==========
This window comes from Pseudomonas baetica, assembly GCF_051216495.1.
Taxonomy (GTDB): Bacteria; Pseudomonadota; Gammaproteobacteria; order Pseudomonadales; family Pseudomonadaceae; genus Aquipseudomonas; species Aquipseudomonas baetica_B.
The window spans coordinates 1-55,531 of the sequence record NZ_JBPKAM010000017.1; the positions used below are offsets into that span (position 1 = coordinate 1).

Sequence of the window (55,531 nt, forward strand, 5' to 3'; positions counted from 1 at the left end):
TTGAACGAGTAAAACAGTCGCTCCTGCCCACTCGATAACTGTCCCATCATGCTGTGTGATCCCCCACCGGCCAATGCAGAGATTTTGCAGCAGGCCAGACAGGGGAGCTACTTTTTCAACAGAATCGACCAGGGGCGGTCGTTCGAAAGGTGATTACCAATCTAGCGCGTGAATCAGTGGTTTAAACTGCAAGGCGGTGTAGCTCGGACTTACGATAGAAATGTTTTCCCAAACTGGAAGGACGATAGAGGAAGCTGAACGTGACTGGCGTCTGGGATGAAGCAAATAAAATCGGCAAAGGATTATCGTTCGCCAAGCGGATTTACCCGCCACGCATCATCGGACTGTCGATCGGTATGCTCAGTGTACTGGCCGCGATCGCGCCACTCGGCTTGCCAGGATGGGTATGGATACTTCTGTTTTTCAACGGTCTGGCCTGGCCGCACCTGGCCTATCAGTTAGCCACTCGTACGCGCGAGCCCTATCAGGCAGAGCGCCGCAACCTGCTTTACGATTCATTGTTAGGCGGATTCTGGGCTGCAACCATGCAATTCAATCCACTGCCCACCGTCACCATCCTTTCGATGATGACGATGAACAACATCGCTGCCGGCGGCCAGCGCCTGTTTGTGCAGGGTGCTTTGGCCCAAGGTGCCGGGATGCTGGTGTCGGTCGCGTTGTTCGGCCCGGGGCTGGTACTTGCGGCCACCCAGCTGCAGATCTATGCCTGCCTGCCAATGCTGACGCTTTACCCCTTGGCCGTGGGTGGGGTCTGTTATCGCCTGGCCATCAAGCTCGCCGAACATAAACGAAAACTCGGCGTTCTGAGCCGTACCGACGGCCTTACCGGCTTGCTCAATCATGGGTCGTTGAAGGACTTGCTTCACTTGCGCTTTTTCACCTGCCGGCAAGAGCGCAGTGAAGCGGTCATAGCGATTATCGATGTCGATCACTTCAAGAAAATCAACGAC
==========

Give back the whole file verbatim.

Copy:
This window comes from Pseudomonas baetica, assembly GCF_051216495.1.
Taxonomy (GTDB): Bacteria; Pseudomonadota; Gammaproteobacteria; order Pseudomonadales; family Pseudomonadaceae; genus Aquipseudomonas; species Aquipseudomonas baetica_B.
The window spans coordinates 1-55,531 of the sequence record NZ_JBPKAM010000017.1; the positions used below are offsets into that span (position 1 = coordinate 1).

Sequence of the window (55,531 nt, forward strand, 5' to 3'; positions counted from 1 at the left end):
TTGAACGAGTAAAACAGTCGCTCCTGCCCACTCGATAACTGTCCCATCATGCTGTGTGATCCCCCACCGGCCAATGCAGAGATTTTGCAGCAGGCCAGACAGGGGAGCTACTTTTTCAACAGAATCGACCAGGGGCGGTCGTTCGAAAGGTGATTACCAATCTAGCGCGTGAATCAGTGGTTTAAACTGCAAGGCGGTGTAGCTCGGACTTACGATAGAAATGTTTTCCCAAACTGGAAGGACGATAGAGGAAGCTGAACGTGACTGGCGTCTGGGATGAAGCAAATAAAATCGGCAAAGGATTATCGTTCGCCAAGCGGATTTACCCGCCACGCATCATCGGACTGTCGATCGGTATGCTCAGTGTACTGGCCGCGATCGCGCCACTCGGCTTGCCAGGATGGGTATGGATACTTCTGTTTTTCAACGGTCTGGCCTGGCCGCACCTGGCCTATCAGTTAGCCACTCGTACGCGCGAGCCCTATCAGGCAGAGCGCCGCAACCTGCTTTACGATTCATTGTTAGGCGGATTCTGGGCTGCAACCATGCAATTCAATCCACTGCCCACCGTCACCATCCTTTCGATGATGACGATGAACAACATCGCTGCCGGCGGCCAGCGCCTGTTTGTGCAGGGTGCTTTGGCCCAAGGTGCCGGGATGCTGGTGTCGGTCGCGTTGTTCGGCCCGGGGCTGGTACTTGCGGCCACCCAGCTGCAGATCTATGCCTGCCTGCCAATGCTGACGCTTTACCCCTTGGCCGTGGGTGGGGTCTGTTATCGCCTGGCCATCAAGCTCGCCGAACATAAACGAAAACTCGGCGTTCTGAGCCGTACCGACGGCCTTACCGGCTTGCTCAATCATGGGTCGTTGAAGGACTTGCTTCACTTGCGCTTTTTCACCTGCCGGCAAGAGCGCAGTGAAGCGGTCATAGCGATTATCGATGTCGATCACTTCAAGAAAATCAACGAC